The hurdles to overtaking Goldman at the No. 3 spot on the PB league tables are – as the FT readily acknowledges – “significant”.

However, the bank faces significant hurdles in disrupting the established hierarchy. Along with JPMorgan and Morgan Stanley, Goldman has dominated the prime brokerage business for years, followed by Bank of America and Barclays. By contrast, BNP ranked 11th last year and Deutsche has historically been placed seventh to ninth in league tables, according to data provider Coalition. To oust Goldman from the top three, the newly combined entity would have to increase its market share to more than 12 per cent, Coalition estimates. “We have been taking market share for the last year and a half and this increased in the first quarter,” said Mr Osty. “Are we there yet? No, but the trend is definitely positive and the [coronavirus] crisis will probably strengthen us” as smaller players withdraw. JPMorgan’s prime business handled more than $500bn in client assets at the end of September and the heads of the unit wrote “Next stop, $1 trillion!” in an internal memo at the time. When all client transfers from Deutsche are completed in early 2021, BNP’s prime brokerage business is expected to have more than $300bn of assets — as much as $200bn of that coming from Deutsche — and revenue in the hundreds of millions a year. Mr Osty declined to be more specific on financial targets.


About 125 staff out of a potential 800 have already moved across from Deutsche, including senior figures such as Brian Fagen, head of Americas execution services, and Andy West, global head of prime technology, according to Ashley Wilson, co-head of the German bank’s prime finance unit, who is himself transferring next year.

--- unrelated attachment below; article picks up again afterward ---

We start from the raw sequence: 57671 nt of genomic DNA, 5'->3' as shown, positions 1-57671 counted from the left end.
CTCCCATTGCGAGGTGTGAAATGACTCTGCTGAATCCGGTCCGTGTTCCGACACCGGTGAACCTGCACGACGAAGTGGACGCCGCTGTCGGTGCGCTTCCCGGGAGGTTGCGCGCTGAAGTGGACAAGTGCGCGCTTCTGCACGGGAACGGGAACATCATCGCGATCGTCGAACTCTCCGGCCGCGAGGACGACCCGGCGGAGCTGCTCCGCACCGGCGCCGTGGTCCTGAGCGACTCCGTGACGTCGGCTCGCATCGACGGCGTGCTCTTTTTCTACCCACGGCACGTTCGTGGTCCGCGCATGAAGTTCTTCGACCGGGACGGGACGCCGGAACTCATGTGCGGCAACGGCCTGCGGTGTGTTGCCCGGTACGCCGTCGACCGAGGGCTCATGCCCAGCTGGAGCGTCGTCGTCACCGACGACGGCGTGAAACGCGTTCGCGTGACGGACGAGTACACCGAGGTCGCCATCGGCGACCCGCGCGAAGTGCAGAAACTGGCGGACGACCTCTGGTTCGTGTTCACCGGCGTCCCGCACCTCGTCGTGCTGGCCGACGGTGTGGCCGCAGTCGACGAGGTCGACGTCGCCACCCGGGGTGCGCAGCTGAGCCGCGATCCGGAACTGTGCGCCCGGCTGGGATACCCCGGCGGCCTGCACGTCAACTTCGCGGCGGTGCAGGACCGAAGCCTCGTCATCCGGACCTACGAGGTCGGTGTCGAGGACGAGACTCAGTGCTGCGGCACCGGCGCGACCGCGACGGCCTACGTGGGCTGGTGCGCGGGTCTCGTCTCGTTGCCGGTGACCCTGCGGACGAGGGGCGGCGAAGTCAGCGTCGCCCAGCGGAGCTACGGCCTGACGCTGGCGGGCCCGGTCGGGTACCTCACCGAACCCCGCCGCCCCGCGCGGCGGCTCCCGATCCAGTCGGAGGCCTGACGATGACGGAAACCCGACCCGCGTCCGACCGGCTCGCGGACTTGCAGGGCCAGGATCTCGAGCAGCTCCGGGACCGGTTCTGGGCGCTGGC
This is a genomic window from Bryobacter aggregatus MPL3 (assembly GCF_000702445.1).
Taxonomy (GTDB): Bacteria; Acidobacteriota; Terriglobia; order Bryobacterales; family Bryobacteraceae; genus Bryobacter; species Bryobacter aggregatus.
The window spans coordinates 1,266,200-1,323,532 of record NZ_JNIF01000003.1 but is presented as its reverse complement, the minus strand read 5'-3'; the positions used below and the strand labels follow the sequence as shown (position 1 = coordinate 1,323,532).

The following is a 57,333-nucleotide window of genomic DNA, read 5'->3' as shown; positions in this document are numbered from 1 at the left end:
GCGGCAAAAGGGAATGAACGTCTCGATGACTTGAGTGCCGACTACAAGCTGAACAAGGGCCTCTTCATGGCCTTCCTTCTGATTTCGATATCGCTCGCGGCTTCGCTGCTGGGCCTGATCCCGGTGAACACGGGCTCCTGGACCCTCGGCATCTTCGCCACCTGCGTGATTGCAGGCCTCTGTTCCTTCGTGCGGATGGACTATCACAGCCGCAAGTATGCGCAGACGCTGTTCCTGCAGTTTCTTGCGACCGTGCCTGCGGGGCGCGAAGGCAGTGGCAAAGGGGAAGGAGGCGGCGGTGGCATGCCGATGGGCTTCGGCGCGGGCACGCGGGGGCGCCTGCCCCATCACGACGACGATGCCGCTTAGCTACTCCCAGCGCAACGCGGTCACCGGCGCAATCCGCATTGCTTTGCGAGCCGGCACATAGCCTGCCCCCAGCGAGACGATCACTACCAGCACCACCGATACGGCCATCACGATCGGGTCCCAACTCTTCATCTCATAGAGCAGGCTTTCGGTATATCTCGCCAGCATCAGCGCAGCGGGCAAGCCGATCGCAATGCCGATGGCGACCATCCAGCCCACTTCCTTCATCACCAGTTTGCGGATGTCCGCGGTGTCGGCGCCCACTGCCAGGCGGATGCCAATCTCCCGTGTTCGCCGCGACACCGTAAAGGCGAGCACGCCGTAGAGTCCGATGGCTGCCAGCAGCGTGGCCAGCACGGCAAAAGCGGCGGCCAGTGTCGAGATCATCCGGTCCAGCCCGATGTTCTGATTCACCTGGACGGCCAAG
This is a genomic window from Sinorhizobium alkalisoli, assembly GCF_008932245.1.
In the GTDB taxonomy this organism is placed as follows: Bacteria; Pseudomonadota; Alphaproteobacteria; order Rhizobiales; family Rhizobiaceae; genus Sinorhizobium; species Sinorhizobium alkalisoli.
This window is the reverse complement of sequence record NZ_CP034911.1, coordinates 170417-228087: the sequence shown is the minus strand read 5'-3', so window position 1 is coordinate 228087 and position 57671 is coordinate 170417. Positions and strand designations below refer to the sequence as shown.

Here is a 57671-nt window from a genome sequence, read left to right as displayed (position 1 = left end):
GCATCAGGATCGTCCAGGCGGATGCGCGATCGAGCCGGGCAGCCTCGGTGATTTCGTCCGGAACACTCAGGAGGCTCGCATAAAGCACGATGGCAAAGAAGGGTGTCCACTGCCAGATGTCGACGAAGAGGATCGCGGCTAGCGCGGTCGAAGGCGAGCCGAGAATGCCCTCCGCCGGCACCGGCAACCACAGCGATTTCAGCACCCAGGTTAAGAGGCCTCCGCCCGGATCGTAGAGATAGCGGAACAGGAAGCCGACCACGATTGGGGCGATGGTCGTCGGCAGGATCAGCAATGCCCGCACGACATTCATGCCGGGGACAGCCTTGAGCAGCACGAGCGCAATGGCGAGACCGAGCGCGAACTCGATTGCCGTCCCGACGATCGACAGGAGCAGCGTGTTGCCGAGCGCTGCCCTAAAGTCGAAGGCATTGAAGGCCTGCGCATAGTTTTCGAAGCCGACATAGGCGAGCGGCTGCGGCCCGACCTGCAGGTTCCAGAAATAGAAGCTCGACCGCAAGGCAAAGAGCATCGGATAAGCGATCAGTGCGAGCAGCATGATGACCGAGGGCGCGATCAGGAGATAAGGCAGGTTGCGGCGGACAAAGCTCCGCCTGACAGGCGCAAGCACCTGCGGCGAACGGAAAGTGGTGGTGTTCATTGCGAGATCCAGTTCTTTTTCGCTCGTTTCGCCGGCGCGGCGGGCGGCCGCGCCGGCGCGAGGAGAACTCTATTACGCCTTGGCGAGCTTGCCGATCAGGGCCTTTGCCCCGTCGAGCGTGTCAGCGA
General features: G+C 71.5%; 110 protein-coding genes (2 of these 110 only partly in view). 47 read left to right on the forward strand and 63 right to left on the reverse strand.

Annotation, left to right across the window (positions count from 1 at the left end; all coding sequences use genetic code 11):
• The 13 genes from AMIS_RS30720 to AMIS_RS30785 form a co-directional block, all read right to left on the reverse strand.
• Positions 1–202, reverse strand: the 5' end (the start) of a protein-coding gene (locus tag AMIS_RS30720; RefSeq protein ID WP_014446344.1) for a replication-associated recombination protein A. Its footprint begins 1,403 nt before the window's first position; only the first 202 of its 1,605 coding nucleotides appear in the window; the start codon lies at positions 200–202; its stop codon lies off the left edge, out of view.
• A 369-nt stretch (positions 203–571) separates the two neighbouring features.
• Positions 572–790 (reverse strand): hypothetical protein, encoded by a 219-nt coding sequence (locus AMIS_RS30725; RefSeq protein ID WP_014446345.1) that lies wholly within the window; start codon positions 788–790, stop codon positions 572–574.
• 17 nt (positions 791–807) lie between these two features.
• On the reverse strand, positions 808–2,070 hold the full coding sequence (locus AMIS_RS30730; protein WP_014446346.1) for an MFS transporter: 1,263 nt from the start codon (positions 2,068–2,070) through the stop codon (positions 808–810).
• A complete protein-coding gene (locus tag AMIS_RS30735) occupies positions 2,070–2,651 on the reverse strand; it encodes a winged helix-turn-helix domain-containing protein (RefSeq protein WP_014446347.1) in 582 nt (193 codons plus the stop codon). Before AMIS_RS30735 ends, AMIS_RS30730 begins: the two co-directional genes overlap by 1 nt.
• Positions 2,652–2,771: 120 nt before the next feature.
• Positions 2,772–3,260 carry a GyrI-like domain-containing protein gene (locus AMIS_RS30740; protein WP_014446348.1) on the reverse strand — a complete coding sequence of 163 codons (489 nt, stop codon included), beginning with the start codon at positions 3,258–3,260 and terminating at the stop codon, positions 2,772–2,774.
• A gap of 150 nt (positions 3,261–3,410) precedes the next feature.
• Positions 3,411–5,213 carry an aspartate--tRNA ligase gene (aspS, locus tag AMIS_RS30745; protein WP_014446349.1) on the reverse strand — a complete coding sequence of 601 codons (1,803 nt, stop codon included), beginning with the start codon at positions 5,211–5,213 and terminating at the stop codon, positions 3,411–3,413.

As an aside, it appears the restrictive lockdown conditions in France didn’t stop the businesses execution volumes from climbing…

At the peak of the historic market turmoil in March, execution volumes tripled and the two banks’ systems held up, dispelling lingering fears over the platform’s stability. “We are on track, which to be honest is surprising, because we could have been expected to slow down during three months of Covid,” Mr Otsy said. “Working from home did not have any impact on the integration. We have been able to continue to transfer the technology and people from Deutsche to BNP even more than we were expecting.”

Unlike retail traders who rely on cheap electronic brokerages like Robinhood (and increasingly TDAmeritrade, E*Trade and Schwab) that have proven alarmingly unreliable during recent market ructions, BNP said its system performed flawlessly during the worst of the selling in March, when turnover doubled compared with baseline levels from recent months. This business triumph is probably what inspired the bank’s internal PR machine to pitch this story to the FT in the first place.

Though in retrospect, this might have been a mistake. After all, preventing the rise of European champion powerful enough to challenge JPM and – more importantly, Goldman Sachs (as the writer was careful to make clear in the headline) is certainly in the Fed’s interest, or at least in the interest of the people who run the Fed.